At Dior, there are some things that are shared and others that are kept secret. In an intriguing paradox, the Chiffre Rouge collection – which seems clearly destined for the general public – was initially designed as a product for a select group of informed
connoisseurs. Because the chiffre (number), contrary to what one might think, is first and foremost a question of… letters.

The secret origins of Chiffre Rouge

Gaining an understanding means going back to the origins of the word chiffre. That was exactly what Hedi Slimane, who inspired the collection, decided to do. In 2004, he was the only one to realise that the word had a hidden meaning, because long ago, a chiffre was the insignia of the nobility – the interlaced initials that were applied to household linen and silver. In short, a token of heraldry that followed on from coats-of-arms and crests. At the turn of the 15th century, the chiffre was even defined as “a secret writing or code” (Alain Rey, 1995).

And so what about red in all of this? It is one of Dior Homme’s primary colours, along with grey, white and black. These are all to be found, and almost exclusively so, in the Chiffre Rouge watchmaking collections.

Creative freedom

Today, Dior has not in any way departed from this creative direction inspired by Hedi Slimane. Chiffre Rouge is an independent collection, deliberately divorced from the haute couture calendar of the parent company. In La Chaux-de-Fonds, the place where the collection is created and made, no one bothers about when the next Fashion Week will take place. Nor has the company expressed the slightest wish to celebrate the tenth anniversary of this line with a limited edition, as any other brand would have done.

 

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Dior’s watchmaking workshops in La Chaux-de-Fonds. © Dior

 

In short, Chiffre Rouge is free. No one tries to impose either a calendar or an aesthetic canvas on it. Any desperate attempts to find out what this famous red number is – by looking for an 8 or something else – are completely in vain. As the company discreetly explains: “More often than not, we put the date in red but not always. It depends on the material selected among the four possible options comprising steel and the three different gold colours. It’s all a question of aesthetics – our one and only leitmotif.”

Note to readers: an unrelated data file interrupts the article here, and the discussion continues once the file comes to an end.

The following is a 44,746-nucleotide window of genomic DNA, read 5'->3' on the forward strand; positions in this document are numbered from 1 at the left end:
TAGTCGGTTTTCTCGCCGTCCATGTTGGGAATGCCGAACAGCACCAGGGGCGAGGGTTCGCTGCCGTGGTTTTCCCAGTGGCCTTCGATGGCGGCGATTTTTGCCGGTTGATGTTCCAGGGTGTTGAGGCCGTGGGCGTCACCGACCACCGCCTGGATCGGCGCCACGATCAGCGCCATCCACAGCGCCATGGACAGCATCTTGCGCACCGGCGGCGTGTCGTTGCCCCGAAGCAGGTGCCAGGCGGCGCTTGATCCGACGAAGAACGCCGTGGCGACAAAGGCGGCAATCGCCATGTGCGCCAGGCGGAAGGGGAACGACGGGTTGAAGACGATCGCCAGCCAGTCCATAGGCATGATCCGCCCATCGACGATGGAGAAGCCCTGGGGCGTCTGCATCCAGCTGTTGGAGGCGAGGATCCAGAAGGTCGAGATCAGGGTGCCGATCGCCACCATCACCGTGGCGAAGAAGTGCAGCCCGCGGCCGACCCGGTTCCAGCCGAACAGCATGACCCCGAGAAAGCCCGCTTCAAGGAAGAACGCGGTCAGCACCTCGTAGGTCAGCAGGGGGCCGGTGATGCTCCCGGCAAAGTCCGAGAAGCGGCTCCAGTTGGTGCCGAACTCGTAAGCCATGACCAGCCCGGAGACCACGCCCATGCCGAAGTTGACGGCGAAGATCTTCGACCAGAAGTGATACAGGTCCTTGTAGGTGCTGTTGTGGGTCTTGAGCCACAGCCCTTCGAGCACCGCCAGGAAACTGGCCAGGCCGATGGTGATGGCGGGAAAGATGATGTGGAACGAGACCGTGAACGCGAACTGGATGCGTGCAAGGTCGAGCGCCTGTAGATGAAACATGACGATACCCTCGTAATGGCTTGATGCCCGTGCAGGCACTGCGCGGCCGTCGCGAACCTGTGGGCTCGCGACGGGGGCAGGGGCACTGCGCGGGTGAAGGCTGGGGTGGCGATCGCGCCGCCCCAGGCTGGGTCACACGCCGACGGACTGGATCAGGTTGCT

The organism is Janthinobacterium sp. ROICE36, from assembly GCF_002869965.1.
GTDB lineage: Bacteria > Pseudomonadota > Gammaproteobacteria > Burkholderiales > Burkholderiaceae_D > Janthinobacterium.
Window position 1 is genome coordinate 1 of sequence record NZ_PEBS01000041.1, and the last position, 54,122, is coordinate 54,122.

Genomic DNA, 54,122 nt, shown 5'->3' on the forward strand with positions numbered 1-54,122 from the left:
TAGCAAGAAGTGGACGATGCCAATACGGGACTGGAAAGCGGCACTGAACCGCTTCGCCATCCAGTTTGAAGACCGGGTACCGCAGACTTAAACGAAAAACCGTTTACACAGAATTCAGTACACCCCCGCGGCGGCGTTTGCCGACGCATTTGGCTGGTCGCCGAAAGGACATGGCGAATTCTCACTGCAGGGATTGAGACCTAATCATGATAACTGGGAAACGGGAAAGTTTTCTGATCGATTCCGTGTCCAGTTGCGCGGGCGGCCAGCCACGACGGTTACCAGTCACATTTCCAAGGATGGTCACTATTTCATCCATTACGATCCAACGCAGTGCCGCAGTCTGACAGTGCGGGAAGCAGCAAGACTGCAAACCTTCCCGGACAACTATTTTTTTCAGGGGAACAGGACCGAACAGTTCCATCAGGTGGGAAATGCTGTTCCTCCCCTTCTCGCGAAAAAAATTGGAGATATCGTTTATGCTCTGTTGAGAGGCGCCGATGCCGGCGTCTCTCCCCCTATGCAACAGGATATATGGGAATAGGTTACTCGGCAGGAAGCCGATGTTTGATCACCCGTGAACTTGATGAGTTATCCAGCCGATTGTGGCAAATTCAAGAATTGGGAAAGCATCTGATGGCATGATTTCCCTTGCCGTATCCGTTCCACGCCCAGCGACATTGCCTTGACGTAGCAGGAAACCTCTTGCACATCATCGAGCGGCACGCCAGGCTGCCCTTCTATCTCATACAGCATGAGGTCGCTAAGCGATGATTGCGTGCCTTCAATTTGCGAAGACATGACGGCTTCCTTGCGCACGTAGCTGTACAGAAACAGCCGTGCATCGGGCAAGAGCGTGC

A sense of kinship

When push comes to shove, its critics may say that it is very hard to view the Chiffre Rouge collection as all being part of a single line. And it’s true. Every model is liberally interpreted by the company according to its creative desire at that particular moment.

Nevertheless, certain recurrent trends can be detected, starting with the exclusively round format or the asymmetrical case, firmly ensconced between large lugs. The key word would be understatement, the main additional complications being the date, chronograph and moon phases. An astonishing watch with eight time zones perturbs the nomenclature: the T01 model released in 2010. A “T” that emerged from nowhere in addition to the existing MACI initials: M for watches with a Manufacture movement, A for basic models, C for models with several complications, I for the irréductibles, an in-house – almost affectionate – nickname given to limited collections.

Today, the Chiffre Rouge remains powered by its initial calibres, which haven’t changed in ten years: Zenith for the chronographs and the Manufacture spirit, ETA, as well as Soprod, which developed exclusively for Dior the famous ‘inverted calibre’, whose oscillating weight is visible through the dial instead of the underside. And tomorrow? “Anything is possible” say those at Dior. The father of the collection, Hedi Slimane, has joined Yves Saint Laurent, but his work has matured and is today looking ahead to a new decade.

 

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The T01, equipped with eight time zones, launched in 2010. © Dior